I’ve been fortunate enough to speak at most of the community PHP conferences across the continental United States (that can pay for travel, anyway), with one notable exception: Midwest PHP. That’s why I’m thrilled to announce that list will be one shorter this March, as I’ll be giving two talks at Midwest PHP 2019!
This January, I’ll be kicking off the new year giving my second-ever Nomad PHP talk: Testing Like You’ve Never Tested Before (Because You Haven’t).
For the first few years of my speaking career, I viewed CodeMash as something of a White Whale; after all, the conference regularly brings in some of the best speakers in the industry, convening on the Kalahari at the beginning of the year like some sort of geeky New Years’ party. In 2017, I was lucky enough to give my first talk at the conference. Attendance was, well… let’s say “underwhelming”, but the experience of speaking at CodeMash was great.
This year, I’m proud to announce that I’ll be kicking of 2019 by speaking at CodeMash again! I’ll be giving my Testing Like You’ve Never Tested Before (Because You Haven’t) talk, which serves as an introduction to automated testing.
In every testing talk I’ve attended (or given), there’s one stand-out feature that often has the audience saying “whoa, I had no idea you could do that!” No, it’s sadly not “hey look, you can reliably build quality software with a much lower chance of defects or regressions!”, but rather the inevitable use of PHPUnit’s Data Providers.
With Data Providers, our test suite can become more readable and maintainable while making it trivial to add new testing scenarios. Best of all? PHPUnit ships with Data Providers right out of the box.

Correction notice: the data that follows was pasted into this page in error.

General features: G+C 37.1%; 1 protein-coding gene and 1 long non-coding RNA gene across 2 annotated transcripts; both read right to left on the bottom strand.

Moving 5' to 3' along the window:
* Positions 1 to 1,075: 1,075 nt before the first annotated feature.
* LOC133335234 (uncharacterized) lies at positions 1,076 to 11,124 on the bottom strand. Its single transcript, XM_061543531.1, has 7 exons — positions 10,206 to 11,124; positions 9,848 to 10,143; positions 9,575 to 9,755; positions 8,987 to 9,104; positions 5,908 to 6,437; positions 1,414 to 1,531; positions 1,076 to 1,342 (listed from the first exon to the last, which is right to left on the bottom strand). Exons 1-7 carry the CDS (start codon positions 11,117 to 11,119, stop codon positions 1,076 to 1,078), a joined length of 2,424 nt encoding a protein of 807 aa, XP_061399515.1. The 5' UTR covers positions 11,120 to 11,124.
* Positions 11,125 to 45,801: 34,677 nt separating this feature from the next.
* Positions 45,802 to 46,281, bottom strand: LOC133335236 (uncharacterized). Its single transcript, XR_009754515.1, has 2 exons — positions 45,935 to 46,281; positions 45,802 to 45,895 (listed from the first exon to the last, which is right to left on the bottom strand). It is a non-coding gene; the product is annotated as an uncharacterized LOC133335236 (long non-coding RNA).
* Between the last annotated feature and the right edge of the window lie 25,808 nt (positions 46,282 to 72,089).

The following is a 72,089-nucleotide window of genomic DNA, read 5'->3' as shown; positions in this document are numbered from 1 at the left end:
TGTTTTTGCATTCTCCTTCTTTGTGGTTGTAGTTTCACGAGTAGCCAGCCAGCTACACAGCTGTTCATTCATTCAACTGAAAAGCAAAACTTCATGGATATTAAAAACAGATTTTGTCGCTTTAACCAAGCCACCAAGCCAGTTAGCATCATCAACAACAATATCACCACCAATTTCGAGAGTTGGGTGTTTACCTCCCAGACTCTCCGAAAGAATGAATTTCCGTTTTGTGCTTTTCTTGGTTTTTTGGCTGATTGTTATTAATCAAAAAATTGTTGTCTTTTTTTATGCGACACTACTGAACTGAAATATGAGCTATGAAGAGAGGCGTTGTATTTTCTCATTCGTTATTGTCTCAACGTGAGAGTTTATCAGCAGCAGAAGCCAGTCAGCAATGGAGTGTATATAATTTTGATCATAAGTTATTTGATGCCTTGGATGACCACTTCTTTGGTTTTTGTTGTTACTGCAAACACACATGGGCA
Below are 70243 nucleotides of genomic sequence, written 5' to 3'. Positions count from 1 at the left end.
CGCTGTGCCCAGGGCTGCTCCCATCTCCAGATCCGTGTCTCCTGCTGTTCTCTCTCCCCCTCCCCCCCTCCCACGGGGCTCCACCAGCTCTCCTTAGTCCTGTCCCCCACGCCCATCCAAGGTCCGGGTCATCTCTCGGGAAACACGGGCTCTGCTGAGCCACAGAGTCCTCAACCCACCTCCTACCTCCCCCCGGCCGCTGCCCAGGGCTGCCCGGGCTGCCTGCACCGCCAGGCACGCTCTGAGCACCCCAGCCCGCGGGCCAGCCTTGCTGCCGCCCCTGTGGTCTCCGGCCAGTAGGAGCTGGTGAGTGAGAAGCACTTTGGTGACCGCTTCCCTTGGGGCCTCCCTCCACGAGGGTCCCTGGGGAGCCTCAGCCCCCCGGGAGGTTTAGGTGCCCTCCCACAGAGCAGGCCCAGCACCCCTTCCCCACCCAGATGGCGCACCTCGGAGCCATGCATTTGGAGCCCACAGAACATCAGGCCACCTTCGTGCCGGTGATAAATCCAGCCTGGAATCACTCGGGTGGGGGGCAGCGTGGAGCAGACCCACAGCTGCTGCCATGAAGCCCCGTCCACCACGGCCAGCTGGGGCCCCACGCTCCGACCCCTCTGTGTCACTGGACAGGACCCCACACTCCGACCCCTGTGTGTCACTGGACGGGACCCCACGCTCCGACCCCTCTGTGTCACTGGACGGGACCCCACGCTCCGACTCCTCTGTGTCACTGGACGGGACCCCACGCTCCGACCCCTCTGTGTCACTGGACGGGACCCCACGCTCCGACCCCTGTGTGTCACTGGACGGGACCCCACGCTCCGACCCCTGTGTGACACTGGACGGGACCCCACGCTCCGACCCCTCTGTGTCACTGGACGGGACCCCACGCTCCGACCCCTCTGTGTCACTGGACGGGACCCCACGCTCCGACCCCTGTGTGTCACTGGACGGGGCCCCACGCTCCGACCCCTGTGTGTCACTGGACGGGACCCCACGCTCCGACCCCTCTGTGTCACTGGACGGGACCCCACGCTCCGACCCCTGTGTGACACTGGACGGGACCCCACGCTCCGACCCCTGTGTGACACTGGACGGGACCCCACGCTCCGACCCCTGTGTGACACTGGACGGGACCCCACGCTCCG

I’ve long considered WordCamp Kent (formerly WordCamp Northeast Ohio, and WordCamp North Canton before that) to be the premier WordCamp in Ohio. Don’t get me wrong, I had a lot of fun in Cincinnati last year, WordCamp Dayton always puts on a good show, and Columbus will always be my first (and hometown) ‘Camp, but Kent has been the highlight of my Ohio WordCamp experience for the last few years.
WordCamp NEO (2016) marked the first time the conference was held in Kent, Ohio, along with the first time I got to formally meet Chris Lema (my current boss); I’d be lying if I said the session I spent sitting into the hall talking to Chris didn’t in some way lead to me being at Liquid Web today. Then I spent the after-party having a great conversation with podcaster, educator, and generally funny (lookin’) Adam Silver. Last year, I got to know WordPress educator and freelancer Carrie Dils along with SEO expert Rebecca Gill (who wasn’t even speaking, she just wanted to take in the fun). Kent consistently pulls in big names for a moderately-sized WordCamp, meaning you’re able to really get to know the speakers and attendees.
If you haven’t heard, Liquid Web is now the first company offering Managed WooCommerce hosting, which is a huge step forward in the world of WordPress-oriented e-commerce. As a result, I’ve been spending a lot of time over the last few weeks working on WooCommerce extensions that help improve the experience and performance of WooCommerce.
One of the main WooCommerce extensions I’ve been working on is WooCommerce Custom Orders Table, which takes the WooCommerce 3.x CRUD concept to its next logical point: storing order data in a custom, flat table instead of scattered throughout post meta. Mindsize worked with other members of my team at Liquid Web to build the initial version of the plugin, then I came in to fix a few bugs.
In a perfect world, every piece of software would have automated tests. As soon as we change a line, we as developers would know what, if anything, broke in our application and where we need to look to fix it. Unfortunately, we don’t live in a perfect world, so we get by doing what we can.
Still, we can look to our image of the perfect world and draw from it, molding and shaping what we do have to closer resemble what we’ve been longing for.